A Mount Allison University professor and author is among the latest inductees named to the Order of Canada.
Christl Verduyn is being inducted “for her contributions to Canadian studies, notably as a professor and author, and for her commitment to making Canadian literature accessible to a broader audience,” Gov. Gen. Julie Payette announced last week.
Verduyn, who has been teaching English and Canadian studies at Mount Allison University for more than a decade, said she is honoured to receive this appointment.
“It’s such a unique moment, it’s so exciting,” she said on Friday.
Payette released the latest round of appointments to the Order last Friday, Dec. 29, a list that includes 86 members, 35 officers, and four companions. Verduyn was appointed as a member.
Verduyn said she was a bit awed by all of the outstanding Canadians who were among the latest inductees, including influential individuals who have been leading the way on Indigenous, Acadian and women’s issues in the country.
“It feels very humbling to be named alongside all of these people. It doesn’t actually feel real.”
– Christl Verduyn
Verduyn, who serves as the director of Mount Allison’s Centre of Canadian Studies, has taught and published on a variety of topics related to Canadian literature and Canadian studies throughout her 35-plus years of teaching.
She said receiving an honour such as this reflects on the “people in your life around you and the ones you’ve been fortunate to work with.”
Before joining the faculty at Mount Allison in 2006, Verduyn taught at Wilfrid Laurier University, where she was also director of Canadian studies; at Trent University, where she was founding chair of women’s studies; and at Queen’s University, where she was chair of Canadian studies following the completion of her Ph. D. at the University of Ottawa.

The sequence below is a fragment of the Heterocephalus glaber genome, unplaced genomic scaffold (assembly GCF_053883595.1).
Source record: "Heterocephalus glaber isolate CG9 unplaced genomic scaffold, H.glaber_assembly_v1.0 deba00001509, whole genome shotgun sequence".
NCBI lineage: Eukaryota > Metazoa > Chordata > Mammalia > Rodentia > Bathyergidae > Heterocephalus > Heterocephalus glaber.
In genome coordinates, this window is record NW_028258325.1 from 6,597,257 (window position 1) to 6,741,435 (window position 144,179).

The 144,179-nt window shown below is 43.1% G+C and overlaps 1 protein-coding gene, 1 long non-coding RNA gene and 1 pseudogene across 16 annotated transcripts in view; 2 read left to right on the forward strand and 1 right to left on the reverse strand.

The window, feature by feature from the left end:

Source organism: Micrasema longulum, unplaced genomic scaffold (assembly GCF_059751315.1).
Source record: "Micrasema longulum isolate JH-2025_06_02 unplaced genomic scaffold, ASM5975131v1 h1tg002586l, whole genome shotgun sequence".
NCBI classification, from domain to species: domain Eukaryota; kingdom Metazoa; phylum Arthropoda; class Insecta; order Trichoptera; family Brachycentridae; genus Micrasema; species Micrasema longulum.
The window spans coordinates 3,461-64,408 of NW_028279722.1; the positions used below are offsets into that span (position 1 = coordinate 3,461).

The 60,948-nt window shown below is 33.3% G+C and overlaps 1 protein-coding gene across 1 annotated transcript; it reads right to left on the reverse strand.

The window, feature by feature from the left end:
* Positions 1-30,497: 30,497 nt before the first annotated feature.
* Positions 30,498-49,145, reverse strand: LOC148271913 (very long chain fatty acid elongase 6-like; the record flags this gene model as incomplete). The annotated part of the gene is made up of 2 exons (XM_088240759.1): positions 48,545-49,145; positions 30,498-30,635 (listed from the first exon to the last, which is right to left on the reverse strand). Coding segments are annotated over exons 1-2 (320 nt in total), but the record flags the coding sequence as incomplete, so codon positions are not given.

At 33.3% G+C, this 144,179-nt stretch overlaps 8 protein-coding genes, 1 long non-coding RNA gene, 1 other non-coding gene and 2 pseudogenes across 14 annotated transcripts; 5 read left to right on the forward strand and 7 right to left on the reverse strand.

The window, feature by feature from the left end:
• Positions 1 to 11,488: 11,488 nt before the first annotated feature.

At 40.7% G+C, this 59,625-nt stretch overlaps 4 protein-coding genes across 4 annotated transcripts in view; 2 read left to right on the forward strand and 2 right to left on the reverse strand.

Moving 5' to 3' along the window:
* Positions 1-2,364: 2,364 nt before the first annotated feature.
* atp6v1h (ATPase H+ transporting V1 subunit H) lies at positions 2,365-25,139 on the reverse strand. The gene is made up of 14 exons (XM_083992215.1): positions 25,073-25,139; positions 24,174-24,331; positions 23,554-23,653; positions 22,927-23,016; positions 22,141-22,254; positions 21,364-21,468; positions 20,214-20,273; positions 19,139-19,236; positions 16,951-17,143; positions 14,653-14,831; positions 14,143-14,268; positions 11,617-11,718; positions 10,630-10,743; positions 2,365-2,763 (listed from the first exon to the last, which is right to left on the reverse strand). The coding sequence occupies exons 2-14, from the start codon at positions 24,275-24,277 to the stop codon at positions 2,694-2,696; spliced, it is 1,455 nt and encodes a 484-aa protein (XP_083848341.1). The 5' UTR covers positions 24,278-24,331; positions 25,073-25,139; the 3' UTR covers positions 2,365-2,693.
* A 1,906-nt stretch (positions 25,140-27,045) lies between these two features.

Verduyn has taught a wide variety of courses in Canadian literature, Canadian studies, and women’s studies, from feminist, postmodern, and post-colonial writing and theories, to “ethnic or racial minority or multicultural” writing, and special topic courses on selected authors and issues.
She has published books, special issues of journals, articles, and reviews in these areas, and has been an active participant in and organizer of conferences in them as well. Her research has been supported over the years by grants from the Social Sciences and Humanities Council of Canada and the Canadian Federation for the Humanities.
Verduyn is recipient of the Symons Award for Excellence in Teaching (1996), the Governor General’s International Award for Canadian Studies in 2006, and Mount Allison University’s Paul Paré Award for excellence in teaching, research, scholarship, service, and outreach (2012).
The Order of Canada, established in 1967, is one of the country’s highest civilian honours, which recognizes outstanding achievement, dedication to the community and service to the nation.
The Order recognizes people in all sectors of Canadian society and Verduyn said that’s what makes the appointment so special for her.
“It’s for right across the spectrum, for people from all walks of life,” she said. “It’s such a swath of Canadians that it just seems really special.”
Verduyn joins her husband Robert Campbell as a member of the Order of Canada, who was appointed in 2016 for his contributions to academia, as an authority on postal services and as president of Mount Allison University.
The latest recipients will be invited to accept their insignia at a ceremony to be held sometime in 2018.